Story URL: http://news.medill.northwestern.edu/washington/news.aspx?id=139307
Story Retrieval Date: 5/24/2013 2:34:23 AM CST
What is the Consumer Price Index for elderly Americans (CPI-E) composed of?
• Cost of goods typically brought by those 62 and older, with shelter and Medicare costs heavily weighted.
• Representation of consumers who are not in institutions.
Why is it important?
• Policy developers realized the population is aging, and so Congress decided to construct the index in 1987 in order to better track issues concerning the older population. Available data goes back to 1982.
What are its limitations?
• Heavy weighting of shelter and Medicare. Some might spend more than others on shelter, while others might spend more on Medicare.
• Index uses samples from the same retail outlets used by the regular CPI to measure changed in the prices of goods. The elderly may not use the same outlets.
• Senior citizen discount rates on goods are only accounted for to the extent that they are in the regular CPI. Ideally, the effect of such discount rates on the price of goods would affect more consumers represented by the CPI-E.
WASHINGTON – Social Security payments are not projected to increase in the next two years, leaving some senior citizens disgruntled.
“So far, [President Barack Obama’s] administration has been producing a lot of reform legislation geared toward protecting young people,” said Camille Abrams, a retired African-American senior taking her usual evening walk on the National Mall, in spite of her arthritis. “But when it comes to issues like health care and Social Security, I feel like the older generation is being short-changed.”
She worries about how her Medicare costs, which are deducted from her monthly Social Security (SS) payments, are going to affect her monthly check.
“As it is, there is hardly ever that much to go around once my Medicare costs are accounted for,” said Abrams. “Far less now, if Social Security payments end up staying the same.”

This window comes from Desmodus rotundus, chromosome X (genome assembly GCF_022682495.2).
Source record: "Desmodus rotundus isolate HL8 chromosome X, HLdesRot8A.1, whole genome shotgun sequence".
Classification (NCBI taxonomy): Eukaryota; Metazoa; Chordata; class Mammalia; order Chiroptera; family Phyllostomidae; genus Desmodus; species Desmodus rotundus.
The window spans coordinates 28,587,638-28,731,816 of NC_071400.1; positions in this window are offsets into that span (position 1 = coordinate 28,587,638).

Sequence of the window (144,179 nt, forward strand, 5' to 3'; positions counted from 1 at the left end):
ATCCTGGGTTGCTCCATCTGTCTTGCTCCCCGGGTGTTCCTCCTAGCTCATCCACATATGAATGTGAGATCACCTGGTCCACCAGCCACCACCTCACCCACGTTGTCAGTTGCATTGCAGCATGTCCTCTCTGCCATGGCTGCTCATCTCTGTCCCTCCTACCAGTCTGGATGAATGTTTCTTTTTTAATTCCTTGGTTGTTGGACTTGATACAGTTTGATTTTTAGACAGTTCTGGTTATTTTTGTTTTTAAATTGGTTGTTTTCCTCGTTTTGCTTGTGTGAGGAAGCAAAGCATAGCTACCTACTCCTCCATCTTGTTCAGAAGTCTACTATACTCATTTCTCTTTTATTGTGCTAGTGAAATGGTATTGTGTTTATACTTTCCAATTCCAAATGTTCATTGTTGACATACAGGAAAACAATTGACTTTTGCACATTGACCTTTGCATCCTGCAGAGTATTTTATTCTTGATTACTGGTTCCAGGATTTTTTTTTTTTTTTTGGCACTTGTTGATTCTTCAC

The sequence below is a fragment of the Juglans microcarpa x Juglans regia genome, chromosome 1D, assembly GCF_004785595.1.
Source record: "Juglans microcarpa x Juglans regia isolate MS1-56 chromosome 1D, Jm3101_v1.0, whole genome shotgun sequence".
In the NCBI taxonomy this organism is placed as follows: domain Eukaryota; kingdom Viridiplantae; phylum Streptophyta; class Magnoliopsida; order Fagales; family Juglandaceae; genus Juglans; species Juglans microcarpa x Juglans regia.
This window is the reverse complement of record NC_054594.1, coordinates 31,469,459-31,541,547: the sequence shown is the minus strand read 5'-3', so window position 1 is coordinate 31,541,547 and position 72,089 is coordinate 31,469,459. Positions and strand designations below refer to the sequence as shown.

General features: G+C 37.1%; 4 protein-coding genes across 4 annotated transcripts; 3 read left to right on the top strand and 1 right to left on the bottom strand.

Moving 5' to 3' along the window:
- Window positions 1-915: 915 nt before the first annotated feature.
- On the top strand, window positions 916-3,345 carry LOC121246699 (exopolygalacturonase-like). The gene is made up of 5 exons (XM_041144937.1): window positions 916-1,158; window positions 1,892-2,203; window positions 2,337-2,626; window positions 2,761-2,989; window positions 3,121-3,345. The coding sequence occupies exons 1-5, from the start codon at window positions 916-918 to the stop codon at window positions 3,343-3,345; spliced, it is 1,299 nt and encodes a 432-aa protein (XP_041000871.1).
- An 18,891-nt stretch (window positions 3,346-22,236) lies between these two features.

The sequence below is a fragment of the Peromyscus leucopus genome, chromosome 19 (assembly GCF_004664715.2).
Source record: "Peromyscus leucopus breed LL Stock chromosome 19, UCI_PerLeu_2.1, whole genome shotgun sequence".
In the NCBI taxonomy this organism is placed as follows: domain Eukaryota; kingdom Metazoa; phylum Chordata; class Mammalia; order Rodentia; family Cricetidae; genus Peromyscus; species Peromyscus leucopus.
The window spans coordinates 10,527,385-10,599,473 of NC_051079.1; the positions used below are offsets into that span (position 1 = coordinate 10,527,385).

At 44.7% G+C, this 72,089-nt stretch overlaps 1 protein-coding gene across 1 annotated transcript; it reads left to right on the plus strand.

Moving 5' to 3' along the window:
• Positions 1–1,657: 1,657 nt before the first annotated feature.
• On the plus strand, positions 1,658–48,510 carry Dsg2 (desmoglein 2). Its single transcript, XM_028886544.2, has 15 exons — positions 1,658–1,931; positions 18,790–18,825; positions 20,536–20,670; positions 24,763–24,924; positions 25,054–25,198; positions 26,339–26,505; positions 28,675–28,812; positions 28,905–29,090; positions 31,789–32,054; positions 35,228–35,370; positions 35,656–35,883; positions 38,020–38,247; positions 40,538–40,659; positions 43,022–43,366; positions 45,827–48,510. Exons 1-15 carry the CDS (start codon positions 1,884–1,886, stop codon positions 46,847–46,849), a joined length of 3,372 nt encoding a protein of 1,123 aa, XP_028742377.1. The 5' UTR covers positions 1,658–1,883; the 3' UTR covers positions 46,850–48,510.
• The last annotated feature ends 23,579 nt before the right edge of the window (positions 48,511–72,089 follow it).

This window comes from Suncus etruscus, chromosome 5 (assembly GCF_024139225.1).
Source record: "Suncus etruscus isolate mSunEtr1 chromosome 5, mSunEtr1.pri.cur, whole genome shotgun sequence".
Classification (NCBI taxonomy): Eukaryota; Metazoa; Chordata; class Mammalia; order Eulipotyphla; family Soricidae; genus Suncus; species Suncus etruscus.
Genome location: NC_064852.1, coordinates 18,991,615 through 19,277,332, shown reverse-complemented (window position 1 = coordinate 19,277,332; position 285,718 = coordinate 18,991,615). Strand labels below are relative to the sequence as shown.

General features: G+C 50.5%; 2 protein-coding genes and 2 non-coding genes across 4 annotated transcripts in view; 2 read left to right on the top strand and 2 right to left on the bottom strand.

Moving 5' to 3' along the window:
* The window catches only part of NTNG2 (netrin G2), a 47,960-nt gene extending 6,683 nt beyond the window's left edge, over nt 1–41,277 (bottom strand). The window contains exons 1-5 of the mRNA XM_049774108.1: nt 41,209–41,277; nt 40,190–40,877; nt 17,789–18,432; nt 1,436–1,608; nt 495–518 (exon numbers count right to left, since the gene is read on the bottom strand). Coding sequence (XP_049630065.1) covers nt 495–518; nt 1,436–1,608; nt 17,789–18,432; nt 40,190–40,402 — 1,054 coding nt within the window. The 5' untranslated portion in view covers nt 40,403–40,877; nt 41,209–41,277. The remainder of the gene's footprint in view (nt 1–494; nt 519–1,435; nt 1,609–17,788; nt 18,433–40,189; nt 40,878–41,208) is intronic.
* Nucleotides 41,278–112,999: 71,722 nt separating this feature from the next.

Abrams admitted, however, that she did not know why the payments risked being capped.
“I thought it had something to do with [the Social Security Administration] trying to close the high Social Security [debt],” she remarked.
Experts say that such confusion is common.
Though the debt on Social Security was last measured at $6.5 trillion in 2008, projections that payments will not increase are based more squarely on the fact that benefits are adjusted to accommodate changes in inflation, which affect the cost of living.
Because inflation ran negative in 2009, and since the law dictates that Social Security payments can never go down, the Congressional Budget Office predicts that cost-of-living-adjustments (COLA) will not be applied for 2010.
In fact, the economic forecast in March predicted that the Consumer Price Index for urban wage earners (CPI-W), which SS payments are tied to, will not reach third-quarter 2008 levels again until the third quarter of 2011. The CPI-W determines changes in the price of common goods, including food and energy, due to inflation for lower-earning employees. This group represents about 32 percent of the population, according to the Bureau of Labor Statistics.
This is why Social Security payments are not expected to rise in the next two years.
Payments are adjusted each January according to changes in the CPI-W during the third quarter of the previous year.
Since the cost-of-living has only trended upward during the past few decades, retirees have never encountered a year in which their Social Security payments have not risen. As a result, even if some seniors are aware that inflation has actually run negative this year, they are geared to think they are losing out, say experts.